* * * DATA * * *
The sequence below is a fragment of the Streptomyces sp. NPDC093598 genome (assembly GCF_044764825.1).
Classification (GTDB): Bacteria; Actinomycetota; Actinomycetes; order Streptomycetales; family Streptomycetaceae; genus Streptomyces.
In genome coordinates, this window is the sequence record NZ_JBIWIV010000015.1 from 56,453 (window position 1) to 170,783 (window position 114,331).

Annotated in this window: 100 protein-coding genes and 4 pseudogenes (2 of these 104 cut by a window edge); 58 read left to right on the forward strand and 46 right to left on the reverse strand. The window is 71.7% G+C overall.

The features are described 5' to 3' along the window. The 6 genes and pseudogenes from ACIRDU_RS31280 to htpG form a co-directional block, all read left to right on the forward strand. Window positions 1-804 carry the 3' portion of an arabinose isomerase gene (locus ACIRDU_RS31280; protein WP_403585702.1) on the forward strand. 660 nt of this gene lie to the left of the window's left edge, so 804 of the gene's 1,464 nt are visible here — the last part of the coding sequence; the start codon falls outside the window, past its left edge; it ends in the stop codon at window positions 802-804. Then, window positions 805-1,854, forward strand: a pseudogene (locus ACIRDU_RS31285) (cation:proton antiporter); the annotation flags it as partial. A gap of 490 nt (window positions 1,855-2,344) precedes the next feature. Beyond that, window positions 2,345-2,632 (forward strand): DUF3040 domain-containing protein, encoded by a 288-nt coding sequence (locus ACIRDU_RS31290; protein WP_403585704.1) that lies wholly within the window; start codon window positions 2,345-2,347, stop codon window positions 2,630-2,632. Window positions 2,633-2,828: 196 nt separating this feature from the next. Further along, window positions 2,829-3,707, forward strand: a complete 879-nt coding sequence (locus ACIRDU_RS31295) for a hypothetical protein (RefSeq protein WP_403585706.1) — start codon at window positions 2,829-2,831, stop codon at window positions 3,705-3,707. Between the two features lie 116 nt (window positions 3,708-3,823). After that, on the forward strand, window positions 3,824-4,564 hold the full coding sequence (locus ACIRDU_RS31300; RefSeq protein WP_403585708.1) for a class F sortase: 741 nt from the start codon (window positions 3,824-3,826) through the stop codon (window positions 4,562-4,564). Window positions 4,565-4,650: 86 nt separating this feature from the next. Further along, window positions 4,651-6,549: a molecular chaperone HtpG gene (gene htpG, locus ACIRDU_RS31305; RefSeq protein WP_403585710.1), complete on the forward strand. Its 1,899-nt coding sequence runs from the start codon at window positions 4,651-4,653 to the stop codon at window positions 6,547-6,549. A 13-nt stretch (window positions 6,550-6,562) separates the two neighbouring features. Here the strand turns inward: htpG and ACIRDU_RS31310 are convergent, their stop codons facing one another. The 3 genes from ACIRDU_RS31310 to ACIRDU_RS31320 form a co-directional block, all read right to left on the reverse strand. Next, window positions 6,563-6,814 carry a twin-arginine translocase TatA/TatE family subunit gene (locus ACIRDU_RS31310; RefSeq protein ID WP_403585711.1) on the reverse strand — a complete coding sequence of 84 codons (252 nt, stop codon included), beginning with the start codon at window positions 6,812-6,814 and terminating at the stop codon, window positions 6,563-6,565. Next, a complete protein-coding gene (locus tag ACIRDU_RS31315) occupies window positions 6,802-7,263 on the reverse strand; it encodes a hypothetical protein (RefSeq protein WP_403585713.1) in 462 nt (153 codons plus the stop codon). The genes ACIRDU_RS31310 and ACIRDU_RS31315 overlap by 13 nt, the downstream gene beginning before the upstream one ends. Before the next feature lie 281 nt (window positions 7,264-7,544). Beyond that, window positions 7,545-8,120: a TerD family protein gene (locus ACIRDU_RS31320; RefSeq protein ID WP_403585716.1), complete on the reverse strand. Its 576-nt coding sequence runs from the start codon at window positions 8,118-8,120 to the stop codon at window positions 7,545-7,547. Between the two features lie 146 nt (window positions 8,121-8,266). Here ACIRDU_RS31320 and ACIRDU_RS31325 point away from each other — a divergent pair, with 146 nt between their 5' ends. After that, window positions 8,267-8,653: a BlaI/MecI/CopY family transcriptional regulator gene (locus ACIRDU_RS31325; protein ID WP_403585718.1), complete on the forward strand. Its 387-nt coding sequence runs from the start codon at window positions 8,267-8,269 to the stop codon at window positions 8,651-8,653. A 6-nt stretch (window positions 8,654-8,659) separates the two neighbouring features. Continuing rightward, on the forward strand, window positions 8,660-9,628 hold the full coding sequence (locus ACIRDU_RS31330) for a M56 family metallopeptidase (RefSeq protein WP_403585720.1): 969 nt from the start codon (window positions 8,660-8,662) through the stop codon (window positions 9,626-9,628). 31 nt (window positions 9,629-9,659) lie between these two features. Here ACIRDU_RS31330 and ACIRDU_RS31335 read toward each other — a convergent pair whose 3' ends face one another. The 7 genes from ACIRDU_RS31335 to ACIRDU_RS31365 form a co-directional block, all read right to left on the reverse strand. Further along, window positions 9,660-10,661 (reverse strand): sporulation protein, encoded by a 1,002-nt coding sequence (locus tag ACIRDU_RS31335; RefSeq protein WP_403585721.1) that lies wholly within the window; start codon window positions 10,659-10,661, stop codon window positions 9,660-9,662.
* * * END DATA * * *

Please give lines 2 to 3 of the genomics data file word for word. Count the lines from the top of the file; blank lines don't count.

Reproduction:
Classification (GTDB): Bacteria; Actinomycetota; Actinomycetes; order Streptomycetales; family Streptomycetaceae; genus Streptomyces.
In genome coordinates, this window is the sequence record NZ_JBIWIV010000015.1 from 56,453 (window position 1) to 170,783 (window position 114,331).